Glenwood’s Marissa Molina lobbies in DC for Dream Act

David O. Williams
Post Independent Correspondent
This 2014 photo, Marissa Molina, center, is shown with her family, from left, brother Jose, father Carlos, mother Marisela and sister Gabriela.
Jill Ann Fryklund / Post Independent |

Marissa Molina needs Congress to act.

The former Miss Strawberry Days grew up in Glenwood Springs after moving from Mexico at age 9. Following high school, she graduated summa cum laude from Fort Lewis College in Durango.

Now 25, Molina was one of nine educators covered by Deferred Action for Childhood Arrivals who was honored by the White House in 2015 as a “Champion of Change.”

But her DACA registration expires next summer, meaning Molina will no longer be able to work legally in the United States, and she will be forced back into the shadows as an undocumented worker in the only country she’s ever really known.

President Donald Trump last month rescinded the executive order signed by Barack Obama in 2012 that allowed children brought to the U.S. illegally to study and work here legally. Thursday was the final deadline for DACA renewals.

“It’s incredibly important to let people know there’s a very real deadline,” Molina said. “My DACA will expire in the summer of 2018.”

“Our stories are powerful,” she said of people covered by DACA. “When people are able to put a face to the issue, you approach the issue differently.”

Trump gave Congress six months to find a legislative solution to possible deportation facing so-called “Dreamers,” and one of those solutions could be the bipartisan Dream Act of 2017 sponsored by Republican Sen. Lindsey Graham and Democratic Sen. Dick Durbin – a bill that provides a pathway to citizenship for Dreamers.

Molina was one of five Colorado Dreamers who spent part of this past week in Washington asking members of Congress to pass the law to protect nearly 800,000 DACA recipients – more than 17,000 of whom are in Colorado.

The fly-in event, sponsored by the tech industry immigration reform group, included 100 DACA recipients from 25 states who are studying and working in education, engineering, medicine, science, social advocacy and other fields.

All of them, according to FWD, are also active in their communities as mentors in schools, local churches and on sports teams.

Molina said the Colorado group was able to meet in person with Democratic Sen. Michael Bennet, but Republican Sen. Cory Gardner was unavailable. Both Colorado senators are co-sponsors of the Dream Act – which originally stood for Development, Relief, and Education for Alien Minors.

The group also met Wednesday with a pair of Front Range lawmakers — Republican Rep. Mike Coffman and Democratic Rep. Ed Perlmutter on the House side — and they attended a Dream Act press conference with primary Senate sponsors Graham and Durbin.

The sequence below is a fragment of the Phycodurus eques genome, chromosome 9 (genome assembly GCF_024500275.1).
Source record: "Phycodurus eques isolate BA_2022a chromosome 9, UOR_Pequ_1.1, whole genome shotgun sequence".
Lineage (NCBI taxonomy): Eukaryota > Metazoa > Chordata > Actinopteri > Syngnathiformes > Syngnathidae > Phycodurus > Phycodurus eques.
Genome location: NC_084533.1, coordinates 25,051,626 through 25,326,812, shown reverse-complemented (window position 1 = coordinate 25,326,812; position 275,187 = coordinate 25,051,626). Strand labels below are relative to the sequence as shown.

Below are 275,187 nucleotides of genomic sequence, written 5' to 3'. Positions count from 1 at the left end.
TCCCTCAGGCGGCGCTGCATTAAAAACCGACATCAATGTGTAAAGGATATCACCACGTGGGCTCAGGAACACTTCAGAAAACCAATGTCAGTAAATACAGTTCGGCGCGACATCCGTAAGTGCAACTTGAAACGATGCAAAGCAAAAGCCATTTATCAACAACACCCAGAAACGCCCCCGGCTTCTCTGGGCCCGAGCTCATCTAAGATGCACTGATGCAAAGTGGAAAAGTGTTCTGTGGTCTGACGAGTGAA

“We are so grateful for Rep. Coffman’s leadership and support of Dreamers,” said Molina, now a Denver resident who serves as the community engagement manager with Rocky Mountain Prep charter schools in Denver and Aurora. “What he shared with us is that he wants to make sure that whatever bill gets voted on has that aspect of border security without the internal enforcement of more ICE raids and all of that.”

That may be difficult to achieve in the House, where Republican immigration hawks are closely following Trump administration principles aimed at cracking down on illegal immigration and limiting work visas and other forms of legal immigration.

Molina’s group was unable to meet with Republican Rep. Scott Tipton, whose 3rd Congressional District includes most of the state’s Western Slope. Tipton has made it clear that he considers DACA unconstitutional but that he has sympathy for the plight of Dreamers brought here at a very young age who know no other country.

“While I do not support the unilateral DACA program,” Tipton said in prepared statement, “I believe Congress must act to develop a compassionate and commonsense solution for the children who were brought to the United States illegally by their parents. These individuals have grown up in the United States and are now upstanding, valued members of our communities. They should not be punished for a decision that was made by their parents years ago.”

Molina, whose parents now live in New Castle, says she will continue to work toward a meeting with Tipton and other Republican lawmakers working on how best to deal with DACA.

“I personally would love to have a conversation with him and share my story,” Molina said. “I’ve lived in different parts of his district, and I’ve been a part of that community for a really long time, and … I hope that I am able to share my story with him at some point.”

Molina, who said she’ll soon be returning to Washington with a group of educators to advocate for DACA recipients, lauds Coffman’s nuanced understanding of the issue – the fact that Dreamers do not live in a vacuum and have many friends and family members who are undocumented.

“He was very clear that he supports Dreamers and a comprehensive solution in general,” Molina said, adding he emphasized that, “’We don’t want to help you at the cost of other people who you also love and care about.’ He has the right mindset when it comes to addressing this issue. Most importantly he’s showing really great leadership in making sure that his colleagues in the Republican Party are also coming to the table about this discussion.”

Molina said she’ll also be at Eagle Valley High in Gypsum on Oct. 14, leading a session for Latino students at a diversity conference.

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